Francois Roux, the head of the Defense Office of the Special Tribunal for Lebanon, urged Tuesday four Hizbullah members indicted in the 2005 assassination of ex-PM Rafik Hariri to quickly consult a lawyer.
Those wanted by the STL, which last week handed Lebanese authorities four arrest warrants for the Hariri murder, are now fugitives from international law, Roux noted.
"As of the moment the arrest warrants are issued, whoever is charged is no longer a free person and becomes a fugitive," Roux told Agence France Presse in an interview during a visit to Beirut.
"My only advice to those charged is that they consult a lawyer as soon as possible. Now is the time for defence." he said.
"Their families, friends, communities can protect them, but ... the only person who can now free the charged of the charges, and again render them free individuals, is a lawyer," said Roux.
The tribunal last week issued a sealed indictment for the assassination of Hariri, along with arrest warrants for four Lebanese.
Lebanese officials have confirmed the four are operatives of Hizbullah, including Mustafa Badreddine, a brother-in-law of Hizbullah military commander Imad Mughniyeh who was assassinated in Damascus in 2008.
While Roux said he had come to Lebanon to be "close to those indicted," he denied he had been informed of the names on the arrest warrants.
He also urged anyone indicted by the STL -- the first international court with jurisdiction to try an act of terrorism -- to appoint a lawyer of their choice or contact his office, which had a list of 100 lawyers from 25 countries including Lebanon to provide defendants with court representation.
"The office of defense was set up to ensure defendants a fair trial, to give them arms in court equal to those of the prosecutor," he said, adding his "door is always open".
The STL has triggered a deep political crisis in Lebanon, leading to the collapse in January of the country's unity government.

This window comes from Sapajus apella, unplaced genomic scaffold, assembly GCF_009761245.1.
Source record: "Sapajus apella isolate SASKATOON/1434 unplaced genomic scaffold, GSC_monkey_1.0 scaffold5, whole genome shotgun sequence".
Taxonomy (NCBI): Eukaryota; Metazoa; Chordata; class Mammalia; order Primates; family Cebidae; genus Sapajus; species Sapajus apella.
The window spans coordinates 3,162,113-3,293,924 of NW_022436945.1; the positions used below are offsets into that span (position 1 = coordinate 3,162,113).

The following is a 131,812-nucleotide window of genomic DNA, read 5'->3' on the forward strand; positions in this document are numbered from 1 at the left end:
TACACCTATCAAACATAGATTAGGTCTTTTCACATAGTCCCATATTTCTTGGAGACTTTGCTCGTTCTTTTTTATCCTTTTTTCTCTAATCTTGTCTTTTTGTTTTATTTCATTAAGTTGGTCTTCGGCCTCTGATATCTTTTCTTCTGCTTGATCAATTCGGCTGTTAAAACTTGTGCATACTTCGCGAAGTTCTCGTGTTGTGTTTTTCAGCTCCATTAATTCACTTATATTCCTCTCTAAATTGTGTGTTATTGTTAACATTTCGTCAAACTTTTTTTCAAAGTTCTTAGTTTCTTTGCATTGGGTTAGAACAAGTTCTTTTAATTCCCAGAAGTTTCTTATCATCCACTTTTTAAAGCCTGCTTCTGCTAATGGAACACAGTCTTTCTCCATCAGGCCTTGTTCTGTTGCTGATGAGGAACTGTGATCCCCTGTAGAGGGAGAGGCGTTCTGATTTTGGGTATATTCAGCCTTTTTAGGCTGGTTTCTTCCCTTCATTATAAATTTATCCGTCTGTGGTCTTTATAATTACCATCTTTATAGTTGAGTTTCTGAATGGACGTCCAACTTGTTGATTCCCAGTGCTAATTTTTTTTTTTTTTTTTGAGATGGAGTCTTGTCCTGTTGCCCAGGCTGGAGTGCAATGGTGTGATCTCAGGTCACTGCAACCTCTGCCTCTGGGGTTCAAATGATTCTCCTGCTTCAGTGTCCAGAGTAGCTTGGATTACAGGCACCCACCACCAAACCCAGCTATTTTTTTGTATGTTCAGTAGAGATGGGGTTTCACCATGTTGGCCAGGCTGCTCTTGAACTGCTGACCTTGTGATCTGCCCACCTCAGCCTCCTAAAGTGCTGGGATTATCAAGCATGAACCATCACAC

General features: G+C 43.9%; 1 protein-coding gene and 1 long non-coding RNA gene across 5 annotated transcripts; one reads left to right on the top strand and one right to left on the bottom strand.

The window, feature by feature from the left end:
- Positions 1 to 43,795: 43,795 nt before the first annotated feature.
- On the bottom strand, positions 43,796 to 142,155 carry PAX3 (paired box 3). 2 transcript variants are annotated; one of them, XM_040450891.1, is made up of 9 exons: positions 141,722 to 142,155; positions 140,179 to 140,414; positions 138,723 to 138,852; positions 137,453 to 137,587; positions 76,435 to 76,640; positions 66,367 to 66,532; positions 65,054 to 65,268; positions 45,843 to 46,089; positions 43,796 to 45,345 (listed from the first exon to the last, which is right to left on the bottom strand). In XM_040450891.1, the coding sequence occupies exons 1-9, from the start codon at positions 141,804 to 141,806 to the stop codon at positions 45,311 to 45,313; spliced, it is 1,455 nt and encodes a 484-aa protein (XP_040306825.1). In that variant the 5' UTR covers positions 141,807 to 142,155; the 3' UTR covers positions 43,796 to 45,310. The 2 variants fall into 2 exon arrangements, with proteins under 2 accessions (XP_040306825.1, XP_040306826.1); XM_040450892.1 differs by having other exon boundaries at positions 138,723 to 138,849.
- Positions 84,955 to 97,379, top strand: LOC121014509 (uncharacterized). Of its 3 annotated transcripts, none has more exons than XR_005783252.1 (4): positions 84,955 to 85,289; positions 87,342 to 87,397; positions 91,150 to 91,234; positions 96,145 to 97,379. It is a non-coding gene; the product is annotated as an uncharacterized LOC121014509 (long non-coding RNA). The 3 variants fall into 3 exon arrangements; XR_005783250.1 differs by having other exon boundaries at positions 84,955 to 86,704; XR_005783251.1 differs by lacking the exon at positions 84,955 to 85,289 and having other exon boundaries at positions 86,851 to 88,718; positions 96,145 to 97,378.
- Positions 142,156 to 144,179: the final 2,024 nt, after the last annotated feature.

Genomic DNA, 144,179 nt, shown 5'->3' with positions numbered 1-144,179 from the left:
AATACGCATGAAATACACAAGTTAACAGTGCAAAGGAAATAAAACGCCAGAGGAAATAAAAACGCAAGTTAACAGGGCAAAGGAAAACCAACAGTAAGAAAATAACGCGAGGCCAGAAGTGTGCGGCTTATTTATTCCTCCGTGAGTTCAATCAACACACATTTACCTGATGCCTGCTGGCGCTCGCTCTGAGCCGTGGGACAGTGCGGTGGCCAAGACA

Hizbullah chief Sayyed Hassan Nasrallah on Saturday said he would never hand over the four members of his group, adding that the Netherlands-based court was heading for a trial in absentia.
The whereabouts of the four accused is unknown.
Nasrallah has repeatedly dismissed the tribunal as a U.S.-Israeli conspiracy against his Shiite group, charging that Israel itself was behind the February 14, 2005 bombing that killed Hariri and 22 others in Beirut.
Lebanon now has 30 days to find and arrest the four named in the warrants.
If no arrests are made, the court can publicize their names and call on the accused to surrender within a month, after which Roux can himself appoint lawyers from his office's list to represent defendants in absentia.
An absent defendant or his lawyer who appears before the tribunal at any point during or after the trial can also request a new trial. Defendants can also appear in court via video link.
Roux said he expected defense lawyers to begin building their cases by October and would need at least six months whether the accused came forward or not, noting the investigation leading to an indictment took six years.
While Roux ducked a question on whether he had been in contact with Hizbullah officials, he said he urged anyone with grievances against the STL to voice them before the court.
"I have heard that there are those who are contesting the credibility of the tribunal," he said. "One can criticize the tribunal in ... the press, but these debates must also be held in court.
"I have complete respect for political parties, which are necessary in any democratic society," he added. "Any party can make any declaration it wishes, that is their job.
"But at the end, individuals will be either sentenced or acquitted. It is the tribunal that will make this decision, and not political parties".
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